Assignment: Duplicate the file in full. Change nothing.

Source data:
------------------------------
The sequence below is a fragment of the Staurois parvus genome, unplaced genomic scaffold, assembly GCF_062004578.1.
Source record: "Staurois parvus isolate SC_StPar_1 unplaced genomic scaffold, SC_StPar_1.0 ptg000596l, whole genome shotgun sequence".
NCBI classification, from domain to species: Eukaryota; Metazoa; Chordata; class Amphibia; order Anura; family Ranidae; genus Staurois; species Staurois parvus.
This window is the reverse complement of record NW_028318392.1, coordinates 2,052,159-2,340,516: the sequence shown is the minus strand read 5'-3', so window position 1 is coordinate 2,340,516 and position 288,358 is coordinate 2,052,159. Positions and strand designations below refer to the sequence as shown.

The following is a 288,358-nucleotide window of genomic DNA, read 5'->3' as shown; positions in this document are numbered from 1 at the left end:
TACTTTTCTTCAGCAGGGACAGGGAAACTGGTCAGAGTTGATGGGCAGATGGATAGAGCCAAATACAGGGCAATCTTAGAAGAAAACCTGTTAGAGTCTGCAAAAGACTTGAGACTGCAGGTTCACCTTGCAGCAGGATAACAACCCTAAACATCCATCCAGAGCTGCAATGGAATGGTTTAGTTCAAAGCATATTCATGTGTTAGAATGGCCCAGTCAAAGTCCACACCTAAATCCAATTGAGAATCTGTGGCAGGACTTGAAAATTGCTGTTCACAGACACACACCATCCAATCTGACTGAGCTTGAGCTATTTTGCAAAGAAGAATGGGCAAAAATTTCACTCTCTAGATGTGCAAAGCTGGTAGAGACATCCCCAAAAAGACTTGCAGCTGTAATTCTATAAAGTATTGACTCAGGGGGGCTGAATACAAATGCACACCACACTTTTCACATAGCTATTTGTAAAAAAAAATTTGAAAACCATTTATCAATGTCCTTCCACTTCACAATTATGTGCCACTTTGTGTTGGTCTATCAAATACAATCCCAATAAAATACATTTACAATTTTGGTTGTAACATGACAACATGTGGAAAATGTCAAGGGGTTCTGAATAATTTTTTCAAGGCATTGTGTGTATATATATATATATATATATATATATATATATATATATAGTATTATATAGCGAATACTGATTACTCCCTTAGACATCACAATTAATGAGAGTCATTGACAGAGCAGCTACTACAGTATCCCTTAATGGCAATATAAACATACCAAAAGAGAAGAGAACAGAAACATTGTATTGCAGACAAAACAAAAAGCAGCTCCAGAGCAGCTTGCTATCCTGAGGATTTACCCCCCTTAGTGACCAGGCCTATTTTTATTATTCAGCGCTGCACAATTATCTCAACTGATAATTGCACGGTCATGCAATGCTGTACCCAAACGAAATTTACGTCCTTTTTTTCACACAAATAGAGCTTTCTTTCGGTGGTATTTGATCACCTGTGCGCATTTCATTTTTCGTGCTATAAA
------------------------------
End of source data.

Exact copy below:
The sequence below is a fragment of the Staurois parvus genome, unplaced genomic scaffold, assembly GCF_062004578.1.
Source record: "Staurois parvus isolate SC_StPar_1 unplaced genomic scaffold, SC_StPar_1.0 ptg000596l, whole genome shotgun sequence".
NCBI classification, from domain to species: Eukaryota; Metazoa; Chordata; class Amphibia; order Anura; family Ranidae; genus Staurois; species Staurois parvus.
This window is the reverse complement of record NW_028318392.1, coordinates 2,052,159-2,340,516: the sequence shown is the minus strand read 5'-3', so window position 1 is coordinate 2,340,516 and position 288,358 is coordinate 2,052,159. Positions and strand designations below refer to the sequence as shown.

The following is a 288,358-nucleotide window of genomic DNA, read 5'->3' as shown; positions in this document are numbered from 1 at the left end:
TACTTTTCTTCAGCAGGGACAGGGAAACTGGTCAGAGTTGATGGGCAGATGGATAGAGCCAAATACAGGGCAATCTTAGAAGAAAACCTGTTAGAGTCTGCAAAAGACTTGAGACTGCAGGTTCACCTTGCAGCAGGATAACAACCCTAAACATCCATCCAGAGCTGCAATGGAATGGTTTAGTTCAAAGCATATTCATGTGTTAGAATGGCCCAGTCAAAGTCCACACCTAAATCCAATTGAGAATCTGTGGCAGGACTTGAAAATTGCTGTTCACAGACACACACCATCCAATCTGACTGAGCTTGAGCTATTTTGCAAAGAAGAATGGGCAAAAATTTCACTCTCTAGATGTGCAAAGCTGGTAGAGACATCCCCAAAAAGACTTGCAGCTGTAATTCTATAAAGTATTGACTCAGGGGGGCTGAATACAAATGCACACCACACTTTTCACATAGCTATTTGTAAAAAAAAATTTGAAAACCATTTATCAATGTCCTTCCACTTCACAATTATGTGCCACTTTGTGTTGGTCTATCAAATACAATCCCAATAAAATACATTTACAATTTTGGTTGTAACATGACAACATGTGGAAAATGTCAAGGGGTTCTGAATAATTTTTTCAAGGCATTGTGTGTATATATATATATATATATATATATATATATATATATATAGTATTATATAGCGAATACTGATTACTCCCTTAGACATCACAATTAATGAGAGTCATTGACAGAGCAGCTACTACAGTATCCCTTAATGGCAATATAAACATACCAAAAGAGAAGAGAACAGAAACATTGTATTGCAGACAAAACAAAAAGCAGCTCCAGAGCAGCTTGCTATCCTGAGGATTTACCCCCCTTAGTGACCAGGCCTATTTTTATTATTCAGCGCTGCACAATTATCTCAACTGATAATTGCACGGTCATGCAATGCTGTACCCAAACGAAATTTACGTCCTTTTTTTCACACAAATAGAGCTTTCTTTCGGTGGTATTTGATCACCTGTGCGCATTTCATTTTTCGTGCTATAAA